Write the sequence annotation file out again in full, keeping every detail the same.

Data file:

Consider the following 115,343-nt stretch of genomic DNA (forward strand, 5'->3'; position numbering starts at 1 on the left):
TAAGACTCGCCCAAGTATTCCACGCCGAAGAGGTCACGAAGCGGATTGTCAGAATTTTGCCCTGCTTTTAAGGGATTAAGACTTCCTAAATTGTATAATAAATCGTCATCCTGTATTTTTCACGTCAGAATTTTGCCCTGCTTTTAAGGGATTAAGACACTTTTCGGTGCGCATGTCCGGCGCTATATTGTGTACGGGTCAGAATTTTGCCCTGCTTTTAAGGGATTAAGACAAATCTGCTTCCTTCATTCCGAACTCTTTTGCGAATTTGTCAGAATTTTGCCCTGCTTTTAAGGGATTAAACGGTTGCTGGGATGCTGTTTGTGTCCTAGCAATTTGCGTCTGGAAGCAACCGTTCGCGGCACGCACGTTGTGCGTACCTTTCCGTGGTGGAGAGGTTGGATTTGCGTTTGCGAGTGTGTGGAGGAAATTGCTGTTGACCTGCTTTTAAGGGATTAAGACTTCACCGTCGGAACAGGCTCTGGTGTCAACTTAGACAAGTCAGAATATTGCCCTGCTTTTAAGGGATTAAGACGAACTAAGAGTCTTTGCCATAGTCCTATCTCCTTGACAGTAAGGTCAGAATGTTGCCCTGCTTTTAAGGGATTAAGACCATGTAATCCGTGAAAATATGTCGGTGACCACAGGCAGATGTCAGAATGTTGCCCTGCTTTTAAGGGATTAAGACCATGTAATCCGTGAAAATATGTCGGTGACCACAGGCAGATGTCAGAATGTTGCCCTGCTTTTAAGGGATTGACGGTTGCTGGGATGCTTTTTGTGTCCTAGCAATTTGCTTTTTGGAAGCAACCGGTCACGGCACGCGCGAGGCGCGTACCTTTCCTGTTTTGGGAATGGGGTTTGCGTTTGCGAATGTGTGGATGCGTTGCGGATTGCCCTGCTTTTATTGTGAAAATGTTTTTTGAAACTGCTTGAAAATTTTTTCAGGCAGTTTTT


Consider the following 115,343-nt stretch of genomic DNA (forward strand, 5'->3'; position numbering starts at 1 on the left):
TAAGACTCGCCCAAGTATTCCACGCCGAAGAGGTCACGAAGCGGATTGTCAGAATTTTGCCCTGCTTTTAAGGGATTAAGACTTCCTAAATTGTATAATAAATCGTCATCCTGTATTTTTCACGTCAGAATTTTGCCCTGCTTTTAAGGGATTAAGACACTTTTCGGTGCGCATGTCCGGCGCTATATTGTGTACGGGTCAGAATTTTGCCCTGCTTTTAAGGGATTAAGACAAATCTGCTTCCTTCATTCCGAACTCTTTTGCGAATTTGTCAGAATTTTGCCCTGCTTTTAAGGGATTAAACGGTTGCTGGGATGCTGTTTGTGTCCTAGCAATTTGCGTCTGGAAGCAACCGTTCGCGGCACGCACGTTGTGCGTACCTTTCCGTGGTGGAGAGGTTGGATTTGCGTTTGCGAGTGTGTGGAGGAAATTGCTGTTGACCTGCTTTTAAGGGATTAAGACTTCACCGTCGGAACAGGCTCTGGTGTCAACTTAGACAAGTCAGAATATTGCCCTGCTTTTAAGGGATTAAGACGAACTAAGAGTCTTTGCCATAGTCCTATCTCCTTGACAGTAAGGTCAGAATGTTGCCCTGCTTTTAAGGGATTAAGACCATGTAATCCGTGAAAATATGTCGGTGACCACAGGCAGATGTCAGAATGTTGCCCTGCTTTTAAGGGATTAAGACCATGTAATCCGTGAAAATATGTCGGTGACCACAGGCAGATGTCAGAATGTTGCCCTGCTTTTAAGGGATTGACGGTTGCTGGGATGCTTTTTGTGTCCTAGCAATTTGCTTTTTGGAAGCAACCGGTCACGGCACGCGCGAGGCGCGTACCTTTCCTGTTTTGGGAATGGGGTTTGCGTTTGCGAATGTGTGGATGCGTTGCGGATTGCCCTGCTTTTATTGTGAAAATGTTTTTTGAAACTGCTTGAAAATTTTTTCAGGCAGTTTTT